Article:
These cameras regularly appear on Ebay.

Oh yes, this is a RANGEFINDER camera. Focusing can be a bit tricky at first. If you want an SLR this is not a camera for you.

Last edited by Byrd-2020; 08-01-2011 at 04:15 PM.
08-01-2011, 10:29 PM   #10
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QuoteOriginally posted by Steinback Quote
You could get a Pentax 645 body and at least 3 lenses or a 645N with 2 or 3 lenses for less than $1000 without too much work. The various other systems do have their advantages depending on what features you need.
That was my conclusion after a little market research on the 645N. I am just finishing up a month with a 645N loaner (from a generous forum member) and am very impressed with the camera. It is easy to shoot with, very quiet and smooth, and very intuitive in use. I am still ambivalent about purchase, but the quality of the gear and/or price is not the matter of concern. The relative light weight and compact package of the Hasselblad is pretty seductive. (The 645N with FA 35/2.8, A 75/2.8, filters, and hoods weighs about 6.5 pounds and occupies 9x8x7 inches in the pack.)


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08-02-2011, 02:51 AM   #11
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The Bronica is seriously seducing me. And the price point might having me jumping to medium format earlier than I expected.

I think it will be be between the hasselblad and bronica. The swapping between color and b+w is something I really want.

It looks a lot easier to find a good condition Bronica at a good price than Hasselblad, which seem to vary in price quite drastically. But Bronica is out of business now so who can predict how long spares will be available.

This is something I love and hate about photography^^
08-02-2011, 05:02 AM   #12
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I think I have paid about 1500 for my 500 C/M three lenses and three extension tubes and that was over a two year period. If you like being able to change film stock whenever you want and the square format the Hasselblad is a fine system and you should be able to sell it for what you paid. The Bronica square system is less expensive to purchase and you would get less for it upon selling and the Rollei is far more electronic so could be more expensive to repair. TLR are limiting, cannot change lenses on any of them other than the Mamiya C series and they are heavy (almost bought one three decades ago just after got a Rolleichord, but passed it on to my friend instead).

If not wanting the square format than you have lots of options, Mamiya, Pentax and Bronica as mentioned above and several Fuji systems as well The Fuji option extends to 6X8 as well just do not look at the GX680 as it is so large it makes the Mamiya RB and RZ look like pocket cameras.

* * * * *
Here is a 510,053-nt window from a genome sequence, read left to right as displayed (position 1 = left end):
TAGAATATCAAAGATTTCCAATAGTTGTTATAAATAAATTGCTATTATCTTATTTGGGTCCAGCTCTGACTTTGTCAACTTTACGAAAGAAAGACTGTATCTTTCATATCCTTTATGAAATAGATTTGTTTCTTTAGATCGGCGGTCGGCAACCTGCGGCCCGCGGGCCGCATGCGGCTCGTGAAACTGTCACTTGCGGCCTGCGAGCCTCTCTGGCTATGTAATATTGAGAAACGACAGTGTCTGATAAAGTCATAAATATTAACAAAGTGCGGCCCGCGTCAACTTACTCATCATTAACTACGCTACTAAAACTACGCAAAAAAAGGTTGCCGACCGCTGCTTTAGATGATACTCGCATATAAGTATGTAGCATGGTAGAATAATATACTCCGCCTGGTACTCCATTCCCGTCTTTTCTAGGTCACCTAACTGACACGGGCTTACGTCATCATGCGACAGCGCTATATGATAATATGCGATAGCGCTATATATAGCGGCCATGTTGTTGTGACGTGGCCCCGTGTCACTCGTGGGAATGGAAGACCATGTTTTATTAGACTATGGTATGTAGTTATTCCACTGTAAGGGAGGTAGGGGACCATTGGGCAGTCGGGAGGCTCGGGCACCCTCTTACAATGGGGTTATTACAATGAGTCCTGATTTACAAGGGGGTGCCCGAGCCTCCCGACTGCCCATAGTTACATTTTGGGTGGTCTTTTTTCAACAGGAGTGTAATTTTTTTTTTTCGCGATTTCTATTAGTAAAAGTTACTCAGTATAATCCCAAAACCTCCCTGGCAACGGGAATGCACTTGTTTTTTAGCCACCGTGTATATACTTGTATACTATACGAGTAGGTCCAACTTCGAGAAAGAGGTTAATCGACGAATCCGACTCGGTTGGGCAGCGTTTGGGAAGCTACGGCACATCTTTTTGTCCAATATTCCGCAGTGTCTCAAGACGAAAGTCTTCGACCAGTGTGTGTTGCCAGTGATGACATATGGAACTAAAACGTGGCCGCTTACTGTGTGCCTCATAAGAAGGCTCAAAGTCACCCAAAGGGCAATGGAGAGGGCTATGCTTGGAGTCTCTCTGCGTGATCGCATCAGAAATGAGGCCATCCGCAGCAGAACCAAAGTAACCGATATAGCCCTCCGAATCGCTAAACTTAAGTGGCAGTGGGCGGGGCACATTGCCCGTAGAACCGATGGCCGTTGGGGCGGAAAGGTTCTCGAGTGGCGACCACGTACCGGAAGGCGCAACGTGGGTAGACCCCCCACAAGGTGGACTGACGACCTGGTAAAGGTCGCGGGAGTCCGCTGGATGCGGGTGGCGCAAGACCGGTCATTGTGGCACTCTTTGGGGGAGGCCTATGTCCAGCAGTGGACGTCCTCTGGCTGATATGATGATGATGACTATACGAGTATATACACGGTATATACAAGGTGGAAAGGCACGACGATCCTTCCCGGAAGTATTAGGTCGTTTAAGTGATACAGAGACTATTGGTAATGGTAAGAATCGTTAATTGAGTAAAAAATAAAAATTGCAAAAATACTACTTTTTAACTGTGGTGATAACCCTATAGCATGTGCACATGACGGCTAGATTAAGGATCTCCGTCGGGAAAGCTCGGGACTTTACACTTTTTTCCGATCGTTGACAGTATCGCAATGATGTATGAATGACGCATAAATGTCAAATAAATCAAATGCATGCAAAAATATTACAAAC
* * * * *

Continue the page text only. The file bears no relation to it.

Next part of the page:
Just remember that you do not have to buy it all at once and whatever system you go for it must be one you will enjoy using. Anything other than perhaps the Keivs will do nicely. Make sure whatever you do buy is in good condition or leave enough in your budget for a CLA. I paid I think 425 for my 500 C/M from a highly respected Hasselblad repair person so it was already freshly done.

Medium format is great and I hope you really enjoy whatever system you decide on.
08-02-2011, 06:24 AM   #13
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And just to be complete...let us not forget to mention the Bessa III. Expensive, yes, but so very nice and compact...and 6x7/6x6 switchable as well.


Steve
08-02-2011, 06:41 AM   #14
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QuoteOriginally posted by dj_saunter Quote
I think it will be be between the hasselblad and bronica. The swapping between color and b+w is something I really want.
of course you can get the same effect with two cheaper cameras, just swap the camera to swap the film.

In this hobby - for me at least - there are the triple considerations of 'entry fee', i.e. how much does it cost to buy the bits I'm interested in; how widely available vs. rare these items are; and what the end point 'rent' will be assuming eventually I'd sell.

All the cameras (save the Seagull) are excellent. Some are big and heavy, more for studio, others are lighter and more nimble. Condition and usability are a personal preference, as is one's relationship to the three considerations above.

If P645 has any draw backs, it is this: the availability is, well, Pentax like. The digital body has caused a price jump especially in the wider lenses. The positive is that once you find what you need, the prices aren't going to go down as long as the digital body is around.
08-02-2011, 07:08 AM   #15
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Like Digitalis I would recommend the Bronica system. The drawback is it's an orphaned system, but that's what keeps the price low
My ETRSI kit (40mm,50mm,75mm,150mm 3 back, prism and WL finders, Speed grip and a meter cost me about $850 CDN after careful shopping. and SQ-Ai will operate similarly but cost about $1000 from what i see (6x6 format seems to hold greater appeal)
Since the launch of the 645D the price for Pentax lenses has gone way up so any Pentax kit will be more limited (and no interchangeable back system like the others) - that being said if you think at some point you may make the jump back to MF digital then the pentax has an advantage (as would the mamiya 645 systems and some of the hassy)
The bronica is really compact for MF and is a true workhorse (it was the camera of choice for a lot of wedding guys)
It's probably the only thing in my camera collection i wouldn't give up easily

EDIT; as for the comments on resale value, From what I see the bronica prices have stabilized so resale should be about what you pay from what i see when i track the value of my kit - Actually I could probably sell mine for more than i paid if i was patient